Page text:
You’re God’s Favorite *and* God Can Work With Messed up Lives

Here’s the sermon audio covering the story of Joseph, found in sprawling form throughout lots of the book of Genesis. You can see the story we read (lots of paraphrasing) and then I try and hit the high points and the low points of Joseph’s story that it is not covered in the scripture reading.

Here’s the scripture reading:

God’s story and our story continue today in the epic story of Joseph told from Genesis, chapter 37:3-8, 17-22, 26-34 and 50:15-21

ALL: Glory to you, O Lord.


[Get Joseph and brothers all set up in 2 groups]


Abraham and Sarah finally had a baby and his name was Isaac. Then, Isaac married Rebekah and one of their sons was Jacob. Jacob is the father of Joseph and all his brothers, which is what our story is about today.


Joseph’s dad comes from a family where playing favorites with kids was the norm. So now he’s repeating this same terrible pattern with his kids, with Joseph. You see Jacob loved Joseph more than any of his other sons because he was the child of his old age. So to show him how much he loved him, he made him a fancy coat. When his brothers realized that their father loved him more than them, they grew to hate him—they wouldn’t even speak to him.


Now, Joseph was about 17 years old and he had a dream. And instead of writing about it in his journal or just keeping it to himself, he thought he’d better tell his brothers about it.


So he says, strutting around in his fancy coat, “Listen to this dream I had. We were all out in the field gathering bundles of wheat. All of a sudden my bundle stood straight up and your bundles circled around it and bowed down to mine.” I’m a big deal and you’re not.


His brothers said, You’re not the boss of us! You think you’re going to be the boss of us?! You think you’re so fancy? And they hated him more than ever because Joseph didn’t know when to keep quiet.


Now, it was a while later after Joseph had run his mouth about his great dream of ruling his brothers and his brothers had gone off to a neighboring place to pasture their flock.  So Joseph took off, tracked his brothers down, and found them in this place called Dothan.


Well, they spotted him off in the distance. By the time he got to them they had cooked up a plot to kill him. The brothers were saying, Let’s kill the hotshot, fancy coat dreamer!


But one of the brothers, Reuben, heard the brothers talking and intervened to save him, saying

(Congregation) “We can’t kill him!” “We’re not going to kill him. No murder. Go ahead and throw him in this well out here in the wild, but don’t hurt him.” Reuben planned to go back later and get him out and take him back to his father.


They sat down to eat their supper. Looking up, they saw a caravan of Ishmaelites on their way from Gilead, their camels loaded with spices, ointments, and perfumes to sell in Egypt.


Another one of Joseph’s brothers, Judah said, “Brothers, what are we going to get out of killing our brother and concealing the evidence? Congregation – Let’s sell him! Let’s sell him to the Ishmaelites, but let’s not kill him—he is, after all, our brother, our own flesh and blood.”


His brothers agreed. By that time the Midianite traders were passing by. His brothers pulled Joseph out of the pit and sold him for twenty pieces of silver to the Ishmaelites who took Joseph with them down to Egypt. Later Reuben came back and went to the well—no Joseph! He ripped his clothes in despair. Beside himself, he went to his brothers.  Congregatiom: The boy’s gone! What am I going to do!”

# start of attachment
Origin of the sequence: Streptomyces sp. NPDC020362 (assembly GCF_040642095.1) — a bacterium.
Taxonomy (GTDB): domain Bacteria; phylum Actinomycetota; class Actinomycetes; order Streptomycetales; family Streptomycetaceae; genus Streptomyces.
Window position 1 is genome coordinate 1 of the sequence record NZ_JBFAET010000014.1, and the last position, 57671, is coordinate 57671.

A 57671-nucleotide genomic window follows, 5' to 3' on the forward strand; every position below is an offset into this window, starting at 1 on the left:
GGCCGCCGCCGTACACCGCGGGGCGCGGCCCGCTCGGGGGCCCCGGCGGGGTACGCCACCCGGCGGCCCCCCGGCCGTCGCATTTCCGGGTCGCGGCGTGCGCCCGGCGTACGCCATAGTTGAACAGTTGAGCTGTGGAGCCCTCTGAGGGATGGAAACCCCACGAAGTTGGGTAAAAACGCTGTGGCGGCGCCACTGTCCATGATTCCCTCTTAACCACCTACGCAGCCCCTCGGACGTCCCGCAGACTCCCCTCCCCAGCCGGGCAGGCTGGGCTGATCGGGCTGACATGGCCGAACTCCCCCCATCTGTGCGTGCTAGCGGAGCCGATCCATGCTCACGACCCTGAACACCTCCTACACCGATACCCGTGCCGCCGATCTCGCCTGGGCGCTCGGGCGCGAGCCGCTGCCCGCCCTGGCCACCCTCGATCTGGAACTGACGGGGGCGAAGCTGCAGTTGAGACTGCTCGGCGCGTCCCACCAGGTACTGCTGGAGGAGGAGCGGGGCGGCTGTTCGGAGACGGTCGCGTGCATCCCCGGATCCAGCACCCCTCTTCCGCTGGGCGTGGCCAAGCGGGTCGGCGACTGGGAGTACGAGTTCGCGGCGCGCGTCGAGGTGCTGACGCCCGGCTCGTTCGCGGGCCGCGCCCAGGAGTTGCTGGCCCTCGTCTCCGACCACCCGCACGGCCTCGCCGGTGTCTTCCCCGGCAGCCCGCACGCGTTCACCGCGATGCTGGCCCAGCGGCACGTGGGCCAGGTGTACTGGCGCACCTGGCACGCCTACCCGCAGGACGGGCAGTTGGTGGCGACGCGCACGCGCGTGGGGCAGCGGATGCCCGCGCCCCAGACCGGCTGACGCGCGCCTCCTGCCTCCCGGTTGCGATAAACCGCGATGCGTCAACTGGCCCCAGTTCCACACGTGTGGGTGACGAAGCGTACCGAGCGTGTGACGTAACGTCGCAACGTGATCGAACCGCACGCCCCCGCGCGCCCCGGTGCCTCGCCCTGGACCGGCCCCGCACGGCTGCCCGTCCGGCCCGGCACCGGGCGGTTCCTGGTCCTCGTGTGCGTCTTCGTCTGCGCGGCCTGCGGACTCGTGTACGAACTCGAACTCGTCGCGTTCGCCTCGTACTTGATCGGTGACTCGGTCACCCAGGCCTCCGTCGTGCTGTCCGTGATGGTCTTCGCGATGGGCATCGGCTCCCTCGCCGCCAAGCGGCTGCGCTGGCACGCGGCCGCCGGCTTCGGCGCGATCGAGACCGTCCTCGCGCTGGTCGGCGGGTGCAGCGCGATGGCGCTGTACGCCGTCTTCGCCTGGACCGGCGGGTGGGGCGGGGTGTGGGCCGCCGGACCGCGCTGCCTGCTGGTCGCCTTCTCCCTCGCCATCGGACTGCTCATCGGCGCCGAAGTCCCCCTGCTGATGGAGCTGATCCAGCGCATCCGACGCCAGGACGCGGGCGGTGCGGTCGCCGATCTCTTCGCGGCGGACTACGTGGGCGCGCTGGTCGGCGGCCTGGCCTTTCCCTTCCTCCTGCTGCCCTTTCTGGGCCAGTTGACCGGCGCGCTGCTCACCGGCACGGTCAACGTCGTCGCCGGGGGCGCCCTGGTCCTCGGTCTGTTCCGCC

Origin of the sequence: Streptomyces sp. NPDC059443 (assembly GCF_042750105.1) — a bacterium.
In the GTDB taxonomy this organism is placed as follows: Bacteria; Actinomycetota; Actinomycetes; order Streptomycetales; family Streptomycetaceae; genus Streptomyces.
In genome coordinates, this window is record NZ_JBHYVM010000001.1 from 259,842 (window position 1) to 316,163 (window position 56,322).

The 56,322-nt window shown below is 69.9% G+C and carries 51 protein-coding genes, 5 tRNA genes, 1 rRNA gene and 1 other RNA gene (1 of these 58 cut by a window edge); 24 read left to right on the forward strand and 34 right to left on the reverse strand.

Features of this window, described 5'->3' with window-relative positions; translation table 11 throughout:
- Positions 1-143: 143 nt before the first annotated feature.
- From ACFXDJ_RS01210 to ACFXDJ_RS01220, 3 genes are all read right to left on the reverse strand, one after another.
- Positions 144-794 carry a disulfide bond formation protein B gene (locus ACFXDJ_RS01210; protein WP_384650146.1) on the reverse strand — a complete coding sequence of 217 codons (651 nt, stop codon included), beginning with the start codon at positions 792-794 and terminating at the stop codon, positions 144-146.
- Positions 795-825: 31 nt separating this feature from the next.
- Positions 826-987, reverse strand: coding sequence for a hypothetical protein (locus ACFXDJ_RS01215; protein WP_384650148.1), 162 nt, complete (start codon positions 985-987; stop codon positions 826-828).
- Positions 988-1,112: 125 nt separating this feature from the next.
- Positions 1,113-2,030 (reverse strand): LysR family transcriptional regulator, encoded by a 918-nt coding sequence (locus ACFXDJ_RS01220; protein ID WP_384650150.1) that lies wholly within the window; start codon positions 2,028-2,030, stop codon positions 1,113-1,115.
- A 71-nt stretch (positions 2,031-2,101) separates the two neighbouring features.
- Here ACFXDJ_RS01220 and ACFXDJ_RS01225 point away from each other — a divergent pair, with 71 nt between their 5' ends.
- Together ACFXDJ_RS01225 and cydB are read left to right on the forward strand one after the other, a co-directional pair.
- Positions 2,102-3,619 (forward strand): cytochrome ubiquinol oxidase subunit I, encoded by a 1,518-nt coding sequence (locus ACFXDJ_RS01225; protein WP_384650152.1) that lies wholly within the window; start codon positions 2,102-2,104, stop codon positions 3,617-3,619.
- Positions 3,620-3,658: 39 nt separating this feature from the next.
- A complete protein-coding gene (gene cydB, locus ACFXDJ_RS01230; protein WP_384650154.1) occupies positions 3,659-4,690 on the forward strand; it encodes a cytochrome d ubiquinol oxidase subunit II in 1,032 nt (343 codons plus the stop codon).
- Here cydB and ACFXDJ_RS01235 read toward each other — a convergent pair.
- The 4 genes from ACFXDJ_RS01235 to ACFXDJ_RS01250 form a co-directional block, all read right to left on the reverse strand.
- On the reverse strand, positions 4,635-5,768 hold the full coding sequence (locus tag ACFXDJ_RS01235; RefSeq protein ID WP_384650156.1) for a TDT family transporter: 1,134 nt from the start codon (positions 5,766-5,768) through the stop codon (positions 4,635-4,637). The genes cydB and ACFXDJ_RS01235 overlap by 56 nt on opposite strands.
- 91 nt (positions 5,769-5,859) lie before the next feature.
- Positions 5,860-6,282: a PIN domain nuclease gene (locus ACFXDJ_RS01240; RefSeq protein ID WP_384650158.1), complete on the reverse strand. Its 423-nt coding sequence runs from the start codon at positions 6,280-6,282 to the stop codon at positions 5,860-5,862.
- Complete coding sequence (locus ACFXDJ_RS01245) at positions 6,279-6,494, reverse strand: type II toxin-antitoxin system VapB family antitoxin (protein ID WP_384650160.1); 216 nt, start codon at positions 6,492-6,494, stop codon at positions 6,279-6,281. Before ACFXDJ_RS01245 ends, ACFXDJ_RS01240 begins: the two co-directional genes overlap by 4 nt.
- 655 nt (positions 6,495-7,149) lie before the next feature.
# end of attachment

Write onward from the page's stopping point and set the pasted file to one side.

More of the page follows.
So, they took Joseph’s fancy coat, butchered a goat, and dipped the coat in the blood. They took the fancy coat back to their father and said, “We found this. Look it over—do you think this is your son’s coat?”  He recognized it at once. “My son’s coat—a wild animal has eaten him. Joseph torn limb from limb!”


Jacob tore his clothes in grief, dressed in rough burlap, and mourned his son a long, long time. His sons and daughters tried to comfort him but he refused their comfort. “I’ll go to the grave mourning my son.” Oh, how his father wept for him.


Fast forward a bunch of time to when Joseph was a trusted leader in the land of Egypt. There had been a famine, people were starving, and because of Joseph’s dreams, Egypt had plenty of food to spare. In time, the brothers came to recognize that the person they were bowing down to and asking for help was their brother they had thrown into a well and sold into slavery.


By this time, Jacob, their father, had died, and Joseph had forgiven his brothers, but the brothers weren’t sure, now that their father had died, if the forgiveness would stick. They thought maybe now Joseph would seek revenge.


After the funeral, Joseph’s brothers talked among themselves:

“What if Joseph is carrying a grudge and decides to pay us back for all the wrong we did him?”

So they sent Joseph a message, putting words in their father’s mouth:


“Before his death, your father gave this command: Tell Joseph, ‘Forgive your brothers’ sin—all that wrongdoing. They did treat you very badly.’ Will you do it? Will you forgive us?


When Joseph received their message, he wept. Then the brothers went in person to him, threw themselves on the ground before him and said, “We’ll be your slaves.”


Joseph replied, “Don’t be afraid. Do I act for God? Don’t you see, you planned evil against me but God used those same plans for my good, as you see all around you right now—life for many people. Easy now, you have nothing to fear; I’ll take care of you and your children.”

He reassured them, speaking with them heart-to-heart.


Narrator: Stay tuned for the continuing drama that is our story and God’s story.

ALL: Praise to you O Christ.